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Mixed reaction to extension of South Africa’s lockdown
April 10, 2020, 5:06 pm

The lockdown has been extended to the end of April from 16 April.

Mobile clinics were testing people with symptoms in both the poor and richer areas

President Cyril Ramaphosa ordered an extension to the national 21-day lockdown that started on 27 March despite the fact that the containment measures first announced by the South African government on 15 March, a mere 10 days after the first coronavirus case had been reported, had been able to “flatten the curve”.

In his televised address to the nation on 9 April, Ramaphosa said it was “too early to make a definite analysis”, but he said that since the lockdown had been introduced the daily rate of increase in infections had dropped by a tenth from around 40% to around 4%.

South Africa has recorded 1,934 confirmed cases of Covid-19, the respiratory illness caused by coronavirus, including 18 deaths, but this is way less than the experts The BRICS Post talked to at the  first South African conference on how to deal with the coronavirus pandemic on 24 and 25 February, almost two weeks before the first case was reported.

Then the range of forecasts was for between 10,000 with containment and 40,000 without containment within 30 days of the first case.

South Africa has been far more aggressive in its containment policies as it has a large population of people living with HIV (PLWH) and tuberculosis (TB), whose immune system is compromised and so are 20 times more likely to die than healthy people based on South Africa’s experience with the 2009 H1N1 virus.

The large number of TB cases on the other hand may have given most of the population a degree of immunity as the BCG vaccine administered at birth to combat TB may provide some protection in the same way that smallpox and polio vaccines have done in the past. This BCG immunity is not unique to South Africa as other countries such as Portugal that have national immunisation policy against TB have similar low rates of infection.

Dr Kerrigan McCarthy of the Division of Public Health, Surveillance and Response from the National Institute for Communicable Diseases (NICD) said the South African government had pro-actively prepared for a possible outbreak. She said a national response team had been convened on 24 January, the day after Chinese health authorities placed the city of Wuhan, which is where the virus originated, under quarantine. This was six days before the World Health Organisation (WHO) declared the virus outbreak a Public Health Emergency of International Concern (PHEIC).

On that day, Health Minister Dr Zweli Mkhize declared a Public Health Emergency in South Africa and activated the Emergency Operations Centre. The Incident Management Team was then constituted the following day and has met daily since then.

The national lockdown means that most economic activities cease except those related to public health, food, water, sanitation and electricity. That is why the deep level gold and platinum mines are not operating, but the coal mines supplying coal to Eskom, the national electricity utility, are working.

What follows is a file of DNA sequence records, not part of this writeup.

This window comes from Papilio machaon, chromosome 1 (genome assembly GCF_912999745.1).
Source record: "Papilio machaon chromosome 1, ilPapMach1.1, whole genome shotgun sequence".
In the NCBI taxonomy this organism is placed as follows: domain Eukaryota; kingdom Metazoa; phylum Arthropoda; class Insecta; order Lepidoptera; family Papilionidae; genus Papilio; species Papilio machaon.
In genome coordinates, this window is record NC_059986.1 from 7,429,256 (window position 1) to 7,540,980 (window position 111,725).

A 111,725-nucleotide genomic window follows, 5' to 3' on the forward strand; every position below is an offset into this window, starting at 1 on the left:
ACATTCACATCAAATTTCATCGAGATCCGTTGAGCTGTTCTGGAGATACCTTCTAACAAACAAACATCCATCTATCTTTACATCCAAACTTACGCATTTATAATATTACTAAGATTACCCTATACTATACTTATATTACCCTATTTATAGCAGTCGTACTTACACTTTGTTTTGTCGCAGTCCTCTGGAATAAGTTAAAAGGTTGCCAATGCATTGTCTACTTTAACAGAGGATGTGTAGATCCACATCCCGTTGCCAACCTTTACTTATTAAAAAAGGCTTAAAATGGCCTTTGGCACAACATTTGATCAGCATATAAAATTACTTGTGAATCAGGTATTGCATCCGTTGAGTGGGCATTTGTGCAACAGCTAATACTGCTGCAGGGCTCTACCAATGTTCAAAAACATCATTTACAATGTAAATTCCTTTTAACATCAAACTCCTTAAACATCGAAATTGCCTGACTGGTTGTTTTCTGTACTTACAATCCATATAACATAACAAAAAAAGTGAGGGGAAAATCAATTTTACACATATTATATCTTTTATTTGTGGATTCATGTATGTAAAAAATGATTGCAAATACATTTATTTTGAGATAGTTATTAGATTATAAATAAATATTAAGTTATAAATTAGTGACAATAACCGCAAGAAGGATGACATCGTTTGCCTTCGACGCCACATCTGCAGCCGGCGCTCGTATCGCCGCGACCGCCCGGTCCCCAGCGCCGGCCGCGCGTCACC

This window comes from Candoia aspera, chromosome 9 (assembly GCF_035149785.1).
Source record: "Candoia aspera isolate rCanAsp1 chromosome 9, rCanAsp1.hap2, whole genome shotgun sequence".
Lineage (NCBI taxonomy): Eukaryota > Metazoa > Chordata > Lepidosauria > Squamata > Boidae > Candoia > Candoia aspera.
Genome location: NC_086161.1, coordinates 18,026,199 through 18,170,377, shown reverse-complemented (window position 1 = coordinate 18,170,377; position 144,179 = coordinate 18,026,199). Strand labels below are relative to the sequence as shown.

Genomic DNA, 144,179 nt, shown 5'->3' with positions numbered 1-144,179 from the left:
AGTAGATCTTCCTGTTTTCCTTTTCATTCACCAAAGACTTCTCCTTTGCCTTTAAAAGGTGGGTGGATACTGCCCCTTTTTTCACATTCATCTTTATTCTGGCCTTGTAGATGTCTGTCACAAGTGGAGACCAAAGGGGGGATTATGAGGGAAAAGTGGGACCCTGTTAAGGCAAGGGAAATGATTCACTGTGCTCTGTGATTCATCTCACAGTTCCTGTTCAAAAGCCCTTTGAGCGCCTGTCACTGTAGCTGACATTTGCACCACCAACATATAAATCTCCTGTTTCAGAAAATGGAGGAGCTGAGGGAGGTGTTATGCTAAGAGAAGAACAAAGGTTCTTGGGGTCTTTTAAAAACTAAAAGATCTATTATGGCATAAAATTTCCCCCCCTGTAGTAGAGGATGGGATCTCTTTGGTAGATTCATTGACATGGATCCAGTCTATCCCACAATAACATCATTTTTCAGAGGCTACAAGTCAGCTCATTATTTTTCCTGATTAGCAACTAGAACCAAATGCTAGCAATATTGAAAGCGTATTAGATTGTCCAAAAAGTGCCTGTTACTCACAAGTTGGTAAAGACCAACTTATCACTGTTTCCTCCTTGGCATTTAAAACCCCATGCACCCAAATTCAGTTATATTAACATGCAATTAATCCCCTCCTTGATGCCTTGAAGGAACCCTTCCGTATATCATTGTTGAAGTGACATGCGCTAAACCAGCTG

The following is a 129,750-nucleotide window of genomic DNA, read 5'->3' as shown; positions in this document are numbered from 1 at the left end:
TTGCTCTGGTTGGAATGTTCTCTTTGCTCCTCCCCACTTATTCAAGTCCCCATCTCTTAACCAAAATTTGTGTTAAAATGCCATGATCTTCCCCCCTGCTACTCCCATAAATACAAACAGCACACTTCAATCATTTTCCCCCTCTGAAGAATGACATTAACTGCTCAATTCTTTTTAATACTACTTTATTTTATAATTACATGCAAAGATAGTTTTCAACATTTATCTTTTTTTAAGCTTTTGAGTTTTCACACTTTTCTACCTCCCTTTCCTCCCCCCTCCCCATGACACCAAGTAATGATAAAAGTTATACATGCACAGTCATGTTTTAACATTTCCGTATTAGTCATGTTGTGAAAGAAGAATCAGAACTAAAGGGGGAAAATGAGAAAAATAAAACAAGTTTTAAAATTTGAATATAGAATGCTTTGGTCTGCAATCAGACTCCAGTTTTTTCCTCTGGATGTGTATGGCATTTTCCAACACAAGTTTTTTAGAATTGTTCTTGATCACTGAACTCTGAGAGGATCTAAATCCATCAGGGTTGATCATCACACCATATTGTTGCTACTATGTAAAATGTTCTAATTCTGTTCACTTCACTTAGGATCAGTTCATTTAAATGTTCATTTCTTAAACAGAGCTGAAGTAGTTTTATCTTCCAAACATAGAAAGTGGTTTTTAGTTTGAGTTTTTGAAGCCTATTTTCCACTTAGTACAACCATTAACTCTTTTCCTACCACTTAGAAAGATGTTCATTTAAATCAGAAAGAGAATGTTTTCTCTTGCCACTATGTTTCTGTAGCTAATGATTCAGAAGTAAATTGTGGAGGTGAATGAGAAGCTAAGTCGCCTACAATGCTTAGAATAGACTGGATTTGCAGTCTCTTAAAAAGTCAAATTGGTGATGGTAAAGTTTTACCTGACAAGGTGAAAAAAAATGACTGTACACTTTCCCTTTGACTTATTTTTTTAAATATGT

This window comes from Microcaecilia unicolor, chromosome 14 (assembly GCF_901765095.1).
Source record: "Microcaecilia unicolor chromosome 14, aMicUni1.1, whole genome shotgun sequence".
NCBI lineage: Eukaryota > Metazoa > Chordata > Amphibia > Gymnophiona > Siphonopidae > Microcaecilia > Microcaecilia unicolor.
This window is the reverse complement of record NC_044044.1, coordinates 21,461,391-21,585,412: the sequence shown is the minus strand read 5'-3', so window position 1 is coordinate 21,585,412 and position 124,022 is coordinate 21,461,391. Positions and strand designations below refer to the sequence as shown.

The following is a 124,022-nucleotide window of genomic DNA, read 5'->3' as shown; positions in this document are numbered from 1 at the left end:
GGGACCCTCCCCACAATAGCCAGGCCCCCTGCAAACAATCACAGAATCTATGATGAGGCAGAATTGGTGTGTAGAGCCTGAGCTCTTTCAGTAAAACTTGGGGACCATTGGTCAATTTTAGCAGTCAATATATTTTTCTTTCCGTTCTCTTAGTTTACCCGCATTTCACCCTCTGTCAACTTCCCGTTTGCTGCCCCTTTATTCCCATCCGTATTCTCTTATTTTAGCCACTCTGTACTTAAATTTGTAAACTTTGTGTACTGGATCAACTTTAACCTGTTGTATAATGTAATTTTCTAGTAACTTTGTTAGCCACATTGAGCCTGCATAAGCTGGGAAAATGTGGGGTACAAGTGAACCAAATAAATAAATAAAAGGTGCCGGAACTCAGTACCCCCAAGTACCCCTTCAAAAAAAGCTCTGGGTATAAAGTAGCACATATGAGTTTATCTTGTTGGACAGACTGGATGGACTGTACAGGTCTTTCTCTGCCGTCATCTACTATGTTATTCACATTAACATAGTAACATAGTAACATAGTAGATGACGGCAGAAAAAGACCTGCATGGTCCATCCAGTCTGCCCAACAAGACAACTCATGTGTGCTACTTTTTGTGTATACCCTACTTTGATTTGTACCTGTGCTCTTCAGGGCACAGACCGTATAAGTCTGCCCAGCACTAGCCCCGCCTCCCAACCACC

Residents can go to food stores and pharmacies, but when they do so, they need to meet social distancing protocols, which is why public transport, that is normally jam packed, is running at very much reduced capacities.

Non-food stores are closed, while all restaurants, bars and cinemas are closed, as are schools, churches and universities.  Something that seems to be unique to South Africa is that sales of cigarettes and alcohol have been banned.

The South African Chamber of Commerce and Industry (SACCI) praised the extension, but was awaiting further details on what industries would be exempted as the lockdown is eased in a phased and staggered way. They suggested that a start could be made with the fast food industry as that could demonstrate high levels of social distancing and health control.

“South Africa had entered a technical recession before the start of this health pandemic. In the period since then we have also been downgraded to junk by the ratings agencies.  Even without this pandemic, our economy would have faced significant problems in the areas of macro economy performance and prospects, with negative GDP growth, a worsening exchange rate, adverse rising inflation and interest rates, plus a potential exploding unemployment crisis that can trigger social and political instability,” SACCI said.

The opposition Democratic Alliance (DA) said more evidence was needed to ensure that South Africans would have jobs to return to once the pandemic was over and they believe that it is not a binary choice between lives and jobs.

“The absence of empirical data and modelling makes it very difficult to simply agree that a lockdown extension may be an effective means to curb the spread of Covid-19. The resulting economic fallout now means that it is not only lives which are threatened by the virus, but livelihoods by our economic and financial collapse as a result of further lockdown regulations,” the DA said.

It is to gather this empirical data that the government has expanded its testing and in Makhanda mobile clinics were testing people with symptoms in both the poor and richer areas.

It takes some five days to get the results, but there were multiple forms that had to be filled out so that if a test came back positive, then the contacts that the infected person had with could be easily traced.

Helmo Preuss in Makhanda, South Africa for The BRICS Post